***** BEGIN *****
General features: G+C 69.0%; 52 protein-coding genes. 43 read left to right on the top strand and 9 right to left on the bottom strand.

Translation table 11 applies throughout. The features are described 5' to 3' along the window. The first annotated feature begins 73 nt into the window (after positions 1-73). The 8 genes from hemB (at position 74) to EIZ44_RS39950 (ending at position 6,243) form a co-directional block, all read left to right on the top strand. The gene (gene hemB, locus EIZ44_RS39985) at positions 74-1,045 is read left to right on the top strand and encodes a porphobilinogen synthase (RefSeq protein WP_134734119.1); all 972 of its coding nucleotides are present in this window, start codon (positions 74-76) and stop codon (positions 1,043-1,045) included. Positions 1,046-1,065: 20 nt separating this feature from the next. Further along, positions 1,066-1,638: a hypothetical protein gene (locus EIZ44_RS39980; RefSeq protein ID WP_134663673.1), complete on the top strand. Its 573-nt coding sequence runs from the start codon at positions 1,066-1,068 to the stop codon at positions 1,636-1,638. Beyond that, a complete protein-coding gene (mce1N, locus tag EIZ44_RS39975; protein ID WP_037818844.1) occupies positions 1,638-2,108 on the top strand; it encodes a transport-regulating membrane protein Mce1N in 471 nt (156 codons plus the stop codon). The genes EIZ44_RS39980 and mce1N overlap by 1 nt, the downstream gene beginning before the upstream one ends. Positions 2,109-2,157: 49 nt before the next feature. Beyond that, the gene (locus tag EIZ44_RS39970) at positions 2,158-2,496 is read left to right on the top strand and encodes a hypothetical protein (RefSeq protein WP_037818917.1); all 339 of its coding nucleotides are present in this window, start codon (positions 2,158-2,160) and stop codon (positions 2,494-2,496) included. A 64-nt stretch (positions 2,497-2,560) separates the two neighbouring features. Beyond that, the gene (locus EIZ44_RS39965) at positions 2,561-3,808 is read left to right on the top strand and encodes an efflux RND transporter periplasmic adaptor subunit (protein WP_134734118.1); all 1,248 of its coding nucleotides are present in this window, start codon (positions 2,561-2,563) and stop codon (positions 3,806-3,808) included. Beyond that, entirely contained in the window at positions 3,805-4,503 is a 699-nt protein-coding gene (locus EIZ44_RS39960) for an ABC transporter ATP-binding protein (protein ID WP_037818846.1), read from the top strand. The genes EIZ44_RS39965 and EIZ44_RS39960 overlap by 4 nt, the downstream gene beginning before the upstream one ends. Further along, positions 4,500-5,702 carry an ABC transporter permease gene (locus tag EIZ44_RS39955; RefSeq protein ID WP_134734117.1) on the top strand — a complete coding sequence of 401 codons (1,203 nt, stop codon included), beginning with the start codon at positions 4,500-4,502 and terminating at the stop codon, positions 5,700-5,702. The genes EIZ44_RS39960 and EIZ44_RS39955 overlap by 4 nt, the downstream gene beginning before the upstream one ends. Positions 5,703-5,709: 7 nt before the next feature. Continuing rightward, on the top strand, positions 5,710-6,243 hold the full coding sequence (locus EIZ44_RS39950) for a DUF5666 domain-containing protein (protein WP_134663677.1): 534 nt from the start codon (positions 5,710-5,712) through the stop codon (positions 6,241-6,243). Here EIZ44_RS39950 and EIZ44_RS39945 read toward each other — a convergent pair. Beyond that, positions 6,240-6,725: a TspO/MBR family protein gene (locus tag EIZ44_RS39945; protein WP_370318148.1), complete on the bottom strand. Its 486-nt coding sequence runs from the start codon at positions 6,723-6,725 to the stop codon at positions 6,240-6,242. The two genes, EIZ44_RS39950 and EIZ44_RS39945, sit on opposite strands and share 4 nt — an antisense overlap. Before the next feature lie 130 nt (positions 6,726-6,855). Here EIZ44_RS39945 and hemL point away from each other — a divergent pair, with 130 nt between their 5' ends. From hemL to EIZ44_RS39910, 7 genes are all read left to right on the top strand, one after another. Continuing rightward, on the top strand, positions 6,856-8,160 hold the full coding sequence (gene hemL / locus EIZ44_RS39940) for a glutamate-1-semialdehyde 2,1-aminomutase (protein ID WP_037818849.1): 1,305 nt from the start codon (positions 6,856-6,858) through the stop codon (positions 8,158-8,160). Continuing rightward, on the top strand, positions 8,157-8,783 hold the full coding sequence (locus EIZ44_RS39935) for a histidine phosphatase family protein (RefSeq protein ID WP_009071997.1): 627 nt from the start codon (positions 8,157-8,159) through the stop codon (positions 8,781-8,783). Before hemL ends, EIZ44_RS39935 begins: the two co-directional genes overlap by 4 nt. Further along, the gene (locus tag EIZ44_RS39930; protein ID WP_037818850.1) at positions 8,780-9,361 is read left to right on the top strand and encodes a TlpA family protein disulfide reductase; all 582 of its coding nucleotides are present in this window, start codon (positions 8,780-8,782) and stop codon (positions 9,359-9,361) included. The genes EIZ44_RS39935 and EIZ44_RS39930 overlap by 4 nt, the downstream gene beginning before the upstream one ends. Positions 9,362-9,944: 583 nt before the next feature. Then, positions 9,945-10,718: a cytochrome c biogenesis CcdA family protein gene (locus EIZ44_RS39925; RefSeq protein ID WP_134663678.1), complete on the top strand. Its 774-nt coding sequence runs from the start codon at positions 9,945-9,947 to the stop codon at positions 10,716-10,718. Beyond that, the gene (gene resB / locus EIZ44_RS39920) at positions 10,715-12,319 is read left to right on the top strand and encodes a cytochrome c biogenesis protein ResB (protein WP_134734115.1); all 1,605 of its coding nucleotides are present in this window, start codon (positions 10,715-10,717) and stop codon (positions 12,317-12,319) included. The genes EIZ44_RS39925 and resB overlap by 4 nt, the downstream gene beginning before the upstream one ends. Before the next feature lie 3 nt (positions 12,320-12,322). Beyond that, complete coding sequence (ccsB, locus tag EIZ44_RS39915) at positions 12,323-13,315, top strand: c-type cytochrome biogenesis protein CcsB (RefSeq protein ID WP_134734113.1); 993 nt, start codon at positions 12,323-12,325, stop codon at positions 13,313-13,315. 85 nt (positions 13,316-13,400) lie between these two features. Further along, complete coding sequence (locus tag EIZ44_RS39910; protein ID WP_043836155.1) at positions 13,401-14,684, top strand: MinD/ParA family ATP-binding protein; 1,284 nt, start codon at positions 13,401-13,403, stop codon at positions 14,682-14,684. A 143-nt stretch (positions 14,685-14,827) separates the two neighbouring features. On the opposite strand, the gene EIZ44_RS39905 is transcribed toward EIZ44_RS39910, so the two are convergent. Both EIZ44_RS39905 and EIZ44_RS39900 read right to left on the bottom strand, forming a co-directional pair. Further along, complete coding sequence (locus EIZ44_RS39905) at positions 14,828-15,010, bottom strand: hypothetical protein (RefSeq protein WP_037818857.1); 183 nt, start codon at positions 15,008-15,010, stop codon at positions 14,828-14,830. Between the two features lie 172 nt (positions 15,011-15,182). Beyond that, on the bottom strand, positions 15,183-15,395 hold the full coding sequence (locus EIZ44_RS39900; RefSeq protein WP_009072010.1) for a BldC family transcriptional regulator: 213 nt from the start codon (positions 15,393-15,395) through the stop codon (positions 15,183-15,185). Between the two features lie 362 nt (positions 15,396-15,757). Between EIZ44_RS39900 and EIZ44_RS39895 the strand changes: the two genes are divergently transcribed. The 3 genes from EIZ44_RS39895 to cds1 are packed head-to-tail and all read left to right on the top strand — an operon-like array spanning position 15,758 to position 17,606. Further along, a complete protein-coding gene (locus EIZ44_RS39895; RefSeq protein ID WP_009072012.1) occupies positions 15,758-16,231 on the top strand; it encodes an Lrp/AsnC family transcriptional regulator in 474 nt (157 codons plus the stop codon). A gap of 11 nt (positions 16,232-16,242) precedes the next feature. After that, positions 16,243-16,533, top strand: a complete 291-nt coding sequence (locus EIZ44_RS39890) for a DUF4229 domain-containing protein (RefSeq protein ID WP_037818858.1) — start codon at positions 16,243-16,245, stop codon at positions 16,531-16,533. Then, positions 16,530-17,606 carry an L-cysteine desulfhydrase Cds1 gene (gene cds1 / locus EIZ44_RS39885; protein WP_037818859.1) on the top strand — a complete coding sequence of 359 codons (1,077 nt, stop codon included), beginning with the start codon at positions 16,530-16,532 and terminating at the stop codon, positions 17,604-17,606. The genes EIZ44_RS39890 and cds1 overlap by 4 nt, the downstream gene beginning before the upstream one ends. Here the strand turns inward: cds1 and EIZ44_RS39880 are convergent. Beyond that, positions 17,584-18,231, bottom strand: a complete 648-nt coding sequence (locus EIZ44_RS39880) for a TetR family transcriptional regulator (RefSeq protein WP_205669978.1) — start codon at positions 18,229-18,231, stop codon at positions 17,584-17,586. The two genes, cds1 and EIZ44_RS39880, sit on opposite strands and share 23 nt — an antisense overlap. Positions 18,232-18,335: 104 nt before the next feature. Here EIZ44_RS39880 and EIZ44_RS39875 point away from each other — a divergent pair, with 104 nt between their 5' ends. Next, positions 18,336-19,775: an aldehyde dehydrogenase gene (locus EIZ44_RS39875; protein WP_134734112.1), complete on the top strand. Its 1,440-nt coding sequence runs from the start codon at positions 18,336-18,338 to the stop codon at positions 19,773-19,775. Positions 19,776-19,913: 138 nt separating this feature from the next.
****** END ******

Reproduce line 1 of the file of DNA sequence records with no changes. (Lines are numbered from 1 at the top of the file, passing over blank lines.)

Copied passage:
General features: G+C 69.0%; 52 protein-coding genes. 43 read left to right on the top strand and 9 right to left on the bottom strand.